Friday, July 31, 2020

John O'Hara's pandemic story "The Doctor's Son" - If you wanted an ice cream soda you had to have it put in a cardboard container

The first story in Collected Stories of John O’Hara (1984) is “The Doctor’s Son” (1935), about the 1918 Spanish flu pandemic.  Several months ago, bookish Twitterists were compiling lists of pandemic fiction, although not, as far as I can tell, reading much of it, and who can blame anyone.  But I thought there were some interesting things in this story.

O’Hara is from Pennsylvania coal country:

The mines closed down almost with the first whiff of influenza.  Men who for years had been drilling rock and had chronic miner’s asthma never had a chance against the mysterious new disease; and even younger men were keeling over, so the coal companies had to shut down the mines, leaving only maintenance men, such as pump men, in charge.  Then the Commonwealth of Pennsylvania closed down the schools and churches, and forbade all congregating.  If you wanted an ice cream soda you had to have it put in a cardboard container; you couldn’t have it at the fountain in a glass. (4)

The switch from the tragic to the trivial fits the narrator, James, who is the doctor’s son of the title but who is only fifteen years old.  His father has more or less collapsed from stress and exhaustion, so a young replacement doctor has been dispatched from medical school on a temporary basis.  James, with  no school, becomes the chauffeur, driving the Model T and filling the new doctor in on mining country culture.

The use of bars as immigrant medical clinics, for example, that was interesting.  The doctor goes to the bars “where the practice of medicine was wholesale” (9), to Kelly’s to treat crowds of Irish immigrants and Wisniewski’s to handle the Poles.  The owner of the latter has the flu, but that does not mean an end to hospitality, so he is passing the bottle around:

Doctor Myers was horrified.  “You oughtn’t to do that.  You’ll give the others the flu.”

“Too late now , Doc,” he said.  “T’ree bottle now already.”

“You’ll lose all your customers, Steve,” I said.

“How ya figure dat out?” said Steve.  “Dis flu make me die, dis bottle make dem die.  Fwit!  Me and my customers all togeder in hell, so I open a place in hell.  Fwit!”  (22)

How O’Hara loves the varieties of human speech.

I should include the mask passage, in case we think we have never done this before:

Doctor Myers at first wore a mask over his nose and mouth when making calls, and so did I, but the gauze stuck to my lips and I stopped wearing it and so did the doctor.  It was too much of a nuisance to put them on and take them off every time we would go  to a place like Kelly’s, and also it was rather insulting to walk in on a group of people with a mask on your face when nobody in the group was wearing one.  (16)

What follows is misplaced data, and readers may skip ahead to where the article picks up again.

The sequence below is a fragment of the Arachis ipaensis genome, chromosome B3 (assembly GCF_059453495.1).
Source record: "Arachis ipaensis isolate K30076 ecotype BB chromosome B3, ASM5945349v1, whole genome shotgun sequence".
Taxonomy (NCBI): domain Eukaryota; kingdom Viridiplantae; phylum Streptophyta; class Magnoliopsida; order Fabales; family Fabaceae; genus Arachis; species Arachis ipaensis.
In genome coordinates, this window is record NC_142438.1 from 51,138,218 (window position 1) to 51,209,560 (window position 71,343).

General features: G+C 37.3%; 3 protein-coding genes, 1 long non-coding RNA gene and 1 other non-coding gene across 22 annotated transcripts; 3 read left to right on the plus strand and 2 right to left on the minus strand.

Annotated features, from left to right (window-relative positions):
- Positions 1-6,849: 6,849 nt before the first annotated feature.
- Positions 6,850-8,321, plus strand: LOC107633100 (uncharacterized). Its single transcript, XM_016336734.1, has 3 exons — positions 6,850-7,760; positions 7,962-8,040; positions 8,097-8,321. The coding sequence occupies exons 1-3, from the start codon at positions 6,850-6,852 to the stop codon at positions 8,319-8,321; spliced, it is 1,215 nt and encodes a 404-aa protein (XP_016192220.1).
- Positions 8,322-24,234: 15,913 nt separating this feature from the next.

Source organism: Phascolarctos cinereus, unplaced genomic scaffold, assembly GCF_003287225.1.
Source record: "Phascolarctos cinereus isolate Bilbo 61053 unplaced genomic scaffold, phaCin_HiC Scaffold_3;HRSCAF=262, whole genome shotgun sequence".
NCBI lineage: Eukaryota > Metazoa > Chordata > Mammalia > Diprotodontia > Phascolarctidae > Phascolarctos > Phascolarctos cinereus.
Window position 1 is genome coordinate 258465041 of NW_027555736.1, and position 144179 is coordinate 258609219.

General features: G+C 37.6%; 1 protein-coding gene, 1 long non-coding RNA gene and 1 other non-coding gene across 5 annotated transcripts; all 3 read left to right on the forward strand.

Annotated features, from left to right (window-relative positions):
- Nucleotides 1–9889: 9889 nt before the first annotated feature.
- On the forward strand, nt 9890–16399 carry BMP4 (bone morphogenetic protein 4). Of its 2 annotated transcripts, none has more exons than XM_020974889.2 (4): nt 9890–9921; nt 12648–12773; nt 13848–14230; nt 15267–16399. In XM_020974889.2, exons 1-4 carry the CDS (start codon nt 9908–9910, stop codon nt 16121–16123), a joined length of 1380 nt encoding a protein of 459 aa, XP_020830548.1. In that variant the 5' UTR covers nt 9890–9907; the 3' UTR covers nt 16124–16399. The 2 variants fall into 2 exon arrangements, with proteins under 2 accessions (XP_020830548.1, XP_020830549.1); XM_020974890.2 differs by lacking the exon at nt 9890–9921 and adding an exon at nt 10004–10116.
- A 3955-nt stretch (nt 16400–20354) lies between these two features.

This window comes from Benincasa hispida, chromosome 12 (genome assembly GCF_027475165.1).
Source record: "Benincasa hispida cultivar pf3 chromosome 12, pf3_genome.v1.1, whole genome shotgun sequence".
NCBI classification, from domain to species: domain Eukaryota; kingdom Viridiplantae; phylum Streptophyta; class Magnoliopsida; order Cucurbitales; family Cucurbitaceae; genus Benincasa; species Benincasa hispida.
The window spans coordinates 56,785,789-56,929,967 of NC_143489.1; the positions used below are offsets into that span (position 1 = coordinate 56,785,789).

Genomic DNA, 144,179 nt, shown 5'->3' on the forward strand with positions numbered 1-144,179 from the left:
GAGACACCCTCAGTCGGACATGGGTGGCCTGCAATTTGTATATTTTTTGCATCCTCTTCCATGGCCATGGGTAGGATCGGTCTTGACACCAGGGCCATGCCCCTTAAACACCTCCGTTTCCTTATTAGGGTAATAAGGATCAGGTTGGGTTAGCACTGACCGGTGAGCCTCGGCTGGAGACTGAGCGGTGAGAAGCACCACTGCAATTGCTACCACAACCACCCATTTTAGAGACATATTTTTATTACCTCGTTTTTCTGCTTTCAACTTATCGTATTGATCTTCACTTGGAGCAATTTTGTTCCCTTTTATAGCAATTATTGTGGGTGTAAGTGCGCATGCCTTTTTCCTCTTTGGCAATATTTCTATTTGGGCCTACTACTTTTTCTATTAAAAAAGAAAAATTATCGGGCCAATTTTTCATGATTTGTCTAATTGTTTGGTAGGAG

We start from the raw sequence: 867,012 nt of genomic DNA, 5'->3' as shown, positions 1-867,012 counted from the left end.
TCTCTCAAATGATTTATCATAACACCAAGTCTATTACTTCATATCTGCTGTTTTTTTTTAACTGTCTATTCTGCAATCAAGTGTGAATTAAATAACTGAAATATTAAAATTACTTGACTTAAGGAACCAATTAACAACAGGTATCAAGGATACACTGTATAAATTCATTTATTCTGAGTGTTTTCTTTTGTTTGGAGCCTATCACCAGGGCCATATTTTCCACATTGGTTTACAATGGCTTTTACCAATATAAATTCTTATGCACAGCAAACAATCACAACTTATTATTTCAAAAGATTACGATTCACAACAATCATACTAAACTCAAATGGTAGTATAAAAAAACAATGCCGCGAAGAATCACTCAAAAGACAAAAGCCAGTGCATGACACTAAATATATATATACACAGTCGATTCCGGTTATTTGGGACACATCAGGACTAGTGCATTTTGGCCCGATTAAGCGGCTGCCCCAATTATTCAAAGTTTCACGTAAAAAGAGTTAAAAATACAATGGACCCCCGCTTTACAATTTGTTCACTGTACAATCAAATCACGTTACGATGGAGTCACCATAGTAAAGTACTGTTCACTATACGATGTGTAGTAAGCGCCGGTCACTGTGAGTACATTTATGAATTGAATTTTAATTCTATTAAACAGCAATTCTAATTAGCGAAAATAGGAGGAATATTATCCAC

A long, grim passage, when a house call to treat a family with flu uncovers something even worse, diphtheria, was the dramatic highlight for me, but the actual story is about the new doctor starting an affair with the mother of James’s girlfriend (and James is complicit, since he is the driver), which seemed a little thin, but life goes on, I know, except when it does not, even in the face of this:

This graph of the American mortality rate from infectious diseases is taken from a 1999 Center for Disease Control article, “Achievements in Public Health, 1900-1999: Control of Infectious Diseases.”


  1. let's hope the current one is also just a spike instead of a trend...

  2. Yes, let's hope. Viruses run their course eventually.

  3. Just rolling my eyes at the mask reference. Have we learned NOTHING in the last 100 years?

    1. It's hard to tell if putting an end to the use of the local bar as a medical clinic is an improvement or not. Right now, I think I'd be in favor of it!

  4. That graph suggests we have learned a lot, but in another sense of "we" and "learned," a lesson of literature is that the answer to your question is: no, we have not. What "we" think "we" know changes a lot.

    Still, doctors now keep their masks on, and in an environment of much lower risk, so that's a change.

  5. There's an interesting personal diary from the early 1900's, I believe it's called My Favorite Beau, which in one chapter deals with the Spanish flu hitting troops in basic training. The effects were vicious as it attacked these young men all pressed together in barracks, etc.

  6. The 1918 American Army stories are crazy - thousands of deaths, the influenza sweeping through the continent, and then on to the armies of Europe, in just a couple of months, no one with any idea of what to do. Healthy young men dropping dead in a few days. Horrible.